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Do I use Christian curriculum? And how much do you give at weddings?

Every Monday, I answer a few of the questions that my readers send me. If you have a question you’d like me to answer in a future Q&A post, just leave me a comment here or email me (thefrugalgirl [at] gmail [dot] com) and put Q&A in the subject line. I look forward to hearing from you!

Hi Frugal Girl,
Tis I, Stephanie (aka Intentional Girl).

I am ….ahhhh….considering….ahhhh…homeschooling. I have a 1st grader girl and a rising kindergartener boy in the fall (preschool now) and am rethinking public school education. As a follower of Christ I’m inclined to look for Christian education material but I’m not sure how good it is. I’m also checking with our state (PA) about their homeschooling rules before doing anything at all.

But my question is, as a Christian, do you use Christian education material or other? Either way, how did you decide what material to use?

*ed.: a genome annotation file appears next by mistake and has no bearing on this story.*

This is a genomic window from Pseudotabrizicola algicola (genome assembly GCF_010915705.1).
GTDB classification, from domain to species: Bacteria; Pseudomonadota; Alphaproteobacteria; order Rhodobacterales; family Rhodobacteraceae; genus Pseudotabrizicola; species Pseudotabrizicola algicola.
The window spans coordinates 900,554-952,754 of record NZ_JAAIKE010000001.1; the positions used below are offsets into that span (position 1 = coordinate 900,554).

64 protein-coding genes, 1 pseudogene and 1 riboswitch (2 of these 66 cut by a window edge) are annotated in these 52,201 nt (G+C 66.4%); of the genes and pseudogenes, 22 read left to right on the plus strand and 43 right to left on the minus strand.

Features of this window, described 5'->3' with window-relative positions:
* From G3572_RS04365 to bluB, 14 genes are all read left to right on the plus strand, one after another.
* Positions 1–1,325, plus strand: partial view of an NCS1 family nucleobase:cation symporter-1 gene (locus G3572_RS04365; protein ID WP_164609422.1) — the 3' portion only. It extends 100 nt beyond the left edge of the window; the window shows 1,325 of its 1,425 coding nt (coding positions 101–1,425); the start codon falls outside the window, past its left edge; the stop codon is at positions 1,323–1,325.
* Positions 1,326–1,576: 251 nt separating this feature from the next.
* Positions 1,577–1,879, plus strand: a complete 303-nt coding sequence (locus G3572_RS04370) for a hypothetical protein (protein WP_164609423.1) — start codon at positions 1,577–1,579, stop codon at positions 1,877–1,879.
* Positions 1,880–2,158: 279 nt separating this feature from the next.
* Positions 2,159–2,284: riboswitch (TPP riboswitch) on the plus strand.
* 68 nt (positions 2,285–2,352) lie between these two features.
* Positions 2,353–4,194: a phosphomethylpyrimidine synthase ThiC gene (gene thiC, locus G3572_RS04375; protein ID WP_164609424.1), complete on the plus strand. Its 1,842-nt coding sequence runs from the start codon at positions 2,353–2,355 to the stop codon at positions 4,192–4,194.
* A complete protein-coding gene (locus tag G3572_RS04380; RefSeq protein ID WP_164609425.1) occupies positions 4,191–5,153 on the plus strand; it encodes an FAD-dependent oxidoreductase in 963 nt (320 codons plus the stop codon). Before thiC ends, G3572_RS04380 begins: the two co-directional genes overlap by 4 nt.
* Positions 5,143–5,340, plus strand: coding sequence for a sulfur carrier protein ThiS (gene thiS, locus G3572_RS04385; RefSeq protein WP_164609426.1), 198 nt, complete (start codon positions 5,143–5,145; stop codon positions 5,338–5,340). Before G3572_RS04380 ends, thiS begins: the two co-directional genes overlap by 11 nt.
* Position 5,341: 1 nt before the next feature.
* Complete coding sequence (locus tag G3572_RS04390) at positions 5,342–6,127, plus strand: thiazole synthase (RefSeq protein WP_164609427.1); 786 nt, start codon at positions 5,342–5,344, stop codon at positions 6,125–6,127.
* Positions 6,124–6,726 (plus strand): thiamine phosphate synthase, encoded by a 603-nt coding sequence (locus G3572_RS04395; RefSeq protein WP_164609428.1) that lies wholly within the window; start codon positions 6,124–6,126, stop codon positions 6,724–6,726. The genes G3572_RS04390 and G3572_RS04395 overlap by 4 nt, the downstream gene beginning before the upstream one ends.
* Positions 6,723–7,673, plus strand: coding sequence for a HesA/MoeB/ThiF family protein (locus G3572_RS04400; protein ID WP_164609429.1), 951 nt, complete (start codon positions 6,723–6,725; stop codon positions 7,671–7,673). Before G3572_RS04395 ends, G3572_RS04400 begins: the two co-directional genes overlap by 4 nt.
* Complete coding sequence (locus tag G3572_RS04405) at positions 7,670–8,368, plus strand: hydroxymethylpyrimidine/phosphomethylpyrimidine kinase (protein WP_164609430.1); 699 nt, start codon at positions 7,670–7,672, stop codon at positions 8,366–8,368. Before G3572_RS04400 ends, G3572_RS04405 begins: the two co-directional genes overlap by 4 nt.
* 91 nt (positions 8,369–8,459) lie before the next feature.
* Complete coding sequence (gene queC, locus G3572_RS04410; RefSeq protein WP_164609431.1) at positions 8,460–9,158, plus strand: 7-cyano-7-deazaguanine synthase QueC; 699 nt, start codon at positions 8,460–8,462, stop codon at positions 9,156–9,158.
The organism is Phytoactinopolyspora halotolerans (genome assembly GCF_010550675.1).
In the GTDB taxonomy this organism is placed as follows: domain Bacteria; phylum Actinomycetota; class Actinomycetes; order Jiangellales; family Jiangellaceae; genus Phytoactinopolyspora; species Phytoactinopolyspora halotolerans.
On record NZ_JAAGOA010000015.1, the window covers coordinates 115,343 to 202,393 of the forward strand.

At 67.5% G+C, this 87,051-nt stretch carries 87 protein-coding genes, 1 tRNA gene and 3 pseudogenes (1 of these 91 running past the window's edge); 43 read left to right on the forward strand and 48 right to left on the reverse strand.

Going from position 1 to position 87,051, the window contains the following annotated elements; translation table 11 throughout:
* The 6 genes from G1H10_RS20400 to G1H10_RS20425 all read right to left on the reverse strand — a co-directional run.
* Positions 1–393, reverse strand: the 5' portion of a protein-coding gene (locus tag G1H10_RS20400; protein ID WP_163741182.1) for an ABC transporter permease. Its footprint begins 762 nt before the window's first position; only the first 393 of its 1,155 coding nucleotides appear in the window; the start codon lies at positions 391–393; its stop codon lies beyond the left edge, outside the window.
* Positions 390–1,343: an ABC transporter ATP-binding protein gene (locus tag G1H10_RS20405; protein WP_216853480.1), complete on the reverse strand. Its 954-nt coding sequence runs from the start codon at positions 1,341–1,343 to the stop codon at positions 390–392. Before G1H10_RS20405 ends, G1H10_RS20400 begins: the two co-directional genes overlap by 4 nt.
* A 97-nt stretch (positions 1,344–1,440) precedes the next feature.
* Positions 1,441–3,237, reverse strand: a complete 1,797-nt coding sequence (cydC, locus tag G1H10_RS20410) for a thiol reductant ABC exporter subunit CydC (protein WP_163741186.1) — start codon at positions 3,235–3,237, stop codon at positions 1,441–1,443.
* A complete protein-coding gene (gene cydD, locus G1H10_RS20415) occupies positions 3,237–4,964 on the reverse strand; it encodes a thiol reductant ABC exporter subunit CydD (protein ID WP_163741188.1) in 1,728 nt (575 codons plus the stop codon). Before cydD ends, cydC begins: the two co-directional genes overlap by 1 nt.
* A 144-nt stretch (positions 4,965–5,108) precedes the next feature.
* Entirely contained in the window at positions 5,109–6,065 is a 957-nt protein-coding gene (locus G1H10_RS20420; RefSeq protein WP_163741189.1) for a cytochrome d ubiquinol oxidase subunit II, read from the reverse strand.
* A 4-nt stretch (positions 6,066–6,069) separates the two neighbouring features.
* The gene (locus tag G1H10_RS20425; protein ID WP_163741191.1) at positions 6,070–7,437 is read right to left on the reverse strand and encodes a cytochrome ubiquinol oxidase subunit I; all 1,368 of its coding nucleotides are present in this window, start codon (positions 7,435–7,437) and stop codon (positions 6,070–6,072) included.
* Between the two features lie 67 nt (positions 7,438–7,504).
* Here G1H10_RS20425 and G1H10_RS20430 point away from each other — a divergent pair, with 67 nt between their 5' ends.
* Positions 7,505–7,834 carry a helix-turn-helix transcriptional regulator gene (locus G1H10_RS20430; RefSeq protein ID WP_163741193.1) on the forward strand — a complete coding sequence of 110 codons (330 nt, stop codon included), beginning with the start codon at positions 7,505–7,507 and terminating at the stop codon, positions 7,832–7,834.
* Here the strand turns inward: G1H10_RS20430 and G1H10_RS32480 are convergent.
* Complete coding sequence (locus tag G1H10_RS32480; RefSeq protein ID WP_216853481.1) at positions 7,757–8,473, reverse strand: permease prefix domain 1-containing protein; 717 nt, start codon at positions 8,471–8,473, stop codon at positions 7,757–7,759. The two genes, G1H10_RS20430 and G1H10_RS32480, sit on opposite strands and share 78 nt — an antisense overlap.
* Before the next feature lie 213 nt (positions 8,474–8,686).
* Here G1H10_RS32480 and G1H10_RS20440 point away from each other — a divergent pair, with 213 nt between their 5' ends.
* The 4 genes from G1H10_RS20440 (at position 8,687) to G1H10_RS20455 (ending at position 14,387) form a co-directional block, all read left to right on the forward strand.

I use a mixture of secular and Christian material.   In fact, a lot of the curriculum I use is secular…our vocabulary, grammar, math, handwriting, art, and spelling aren’t distinctly Christian materials. And our history curriculum, Story of the World, is written by a Christian author, but I wouldn’t say it’s overtly Christian. It’s just a really great, interesting history curriculum.

Here’s the thing about some of the Christian curriculum I’ve seen: A lot of times, it’s like the secular stuff, but with some Bible verses slapped on the pages (like a math page with some random, out-of-context Bible verse that uses the word “counting”). I just really kind of fail to see the point of that.


Also, some Christian curriculum is unbearably preachy and/or conservative in a legalistic sense, and that doesn’t fit us very well.

I’m not saying I’m across-the-board opposed to Christian curriculum, but it’s not the number one thing I look for when I’m curriculum-shopping.

When I choose curriculum, I’m looking for something that’s solid educationally and that is also as engaging as possible.   And to help me sift through the mountain of stuff that’s out there, I rely a little bit on my own experience as a homeschooled student and a lot on the opinions of experienced homeschooling parents.

To get an idea of what I use in the early grades, you can take a peek at a curriculum group I put together for second grade, and I’ve also done a post about what we use in kindergarten.